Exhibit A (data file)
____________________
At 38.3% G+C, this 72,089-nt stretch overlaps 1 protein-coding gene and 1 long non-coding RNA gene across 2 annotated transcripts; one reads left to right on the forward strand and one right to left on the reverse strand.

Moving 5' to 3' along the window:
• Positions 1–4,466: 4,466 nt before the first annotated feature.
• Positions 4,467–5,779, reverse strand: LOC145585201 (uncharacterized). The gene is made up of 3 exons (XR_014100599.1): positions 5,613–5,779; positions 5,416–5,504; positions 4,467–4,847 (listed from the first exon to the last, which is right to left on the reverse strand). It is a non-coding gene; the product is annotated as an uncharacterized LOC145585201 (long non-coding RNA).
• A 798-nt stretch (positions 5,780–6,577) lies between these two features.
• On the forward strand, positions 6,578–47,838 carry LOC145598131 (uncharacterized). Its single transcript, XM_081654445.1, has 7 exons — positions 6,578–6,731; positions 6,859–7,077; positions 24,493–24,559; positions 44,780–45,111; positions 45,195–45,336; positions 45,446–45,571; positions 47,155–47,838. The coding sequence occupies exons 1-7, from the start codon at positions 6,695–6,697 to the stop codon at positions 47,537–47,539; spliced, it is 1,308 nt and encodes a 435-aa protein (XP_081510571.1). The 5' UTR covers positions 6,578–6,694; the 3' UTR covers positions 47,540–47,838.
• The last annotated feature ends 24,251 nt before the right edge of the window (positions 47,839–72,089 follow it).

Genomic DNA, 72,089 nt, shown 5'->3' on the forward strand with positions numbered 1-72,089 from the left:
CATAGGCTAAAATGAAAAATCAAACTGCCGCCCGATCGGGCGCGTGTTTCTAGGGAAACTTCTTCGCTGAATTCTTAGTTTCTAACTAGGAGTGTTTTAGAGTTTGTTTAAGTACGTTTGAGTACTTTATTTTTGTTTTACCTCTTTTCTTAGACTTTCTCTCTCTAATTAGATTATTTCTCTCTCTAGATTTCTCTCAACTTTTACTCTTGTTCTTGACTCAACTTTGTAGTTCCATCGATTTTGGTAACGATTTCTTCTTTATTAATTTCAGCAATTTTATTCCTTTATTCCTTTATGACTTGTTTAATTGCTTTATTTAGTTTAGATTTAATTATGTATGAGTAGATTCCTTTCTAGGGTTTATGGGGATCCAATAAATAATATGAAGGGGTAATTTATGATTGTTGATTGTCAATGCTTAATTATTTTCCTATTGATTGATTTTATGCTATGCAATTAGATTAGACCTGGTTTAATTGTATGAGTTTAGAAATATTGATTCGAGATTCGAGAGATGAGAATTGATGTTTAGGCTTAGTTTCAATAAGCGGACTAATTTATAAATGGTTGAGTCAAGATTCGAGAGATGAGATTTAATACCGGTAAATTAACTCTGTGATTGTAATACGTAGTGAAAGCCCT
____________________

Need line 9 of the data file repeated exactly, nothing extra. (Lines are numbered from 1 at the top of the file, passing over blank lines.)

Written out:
CATAGGCTAAAATGAAAAATCAAACTGCCGCCCGATCGGGCGCGTGTTTCTAGGGAAACTTCTTCGCTGAATTCTTAGTTTCTAACTAGGAGTGTTTTAGAGTTTGTTTAAGTACGTTTGAGTACTTTATTTTTGTTTTACCTCTTTTCTTAGACTTTCTCTCTCTAATTAGATTATTTCTCTCTCTAGATTTCTCTCAACTTTTACTCTTGTTCTTGACTCAACTTTGTAGTTCCATCGATTTTGGTAACGATTTCTTCTTTATTAATTTCAGCAATTTTATTCCTTTATTCCTTTATGACTTGTTTAATTGCTTTATTTAGTTTAGATTTAATTATGTATGAGTAGATTCCTTTCTAGGGTTTATGGGGATCCAATAAATAATATGAAGGGGTAATTTATGATTGTTGATTGTCAATGCTTAATTATTTTCCTATTGATTGATTTTATGCTATGCAATTAGATTAGACCTGGTTTAATTGTATGAGTTTAGAAATATTGATTCGAGATTCGAGAGATGAGAATTGATGTTTAGGCTTAGTTTCAATAAGCGGACTAATTTATAAATGGTTGAGTCAAGATTCGAGAGATGAGATTTAATACCGGTAAATTAACTCTGTGATTGTAATACGTAGTGAAAGCCCT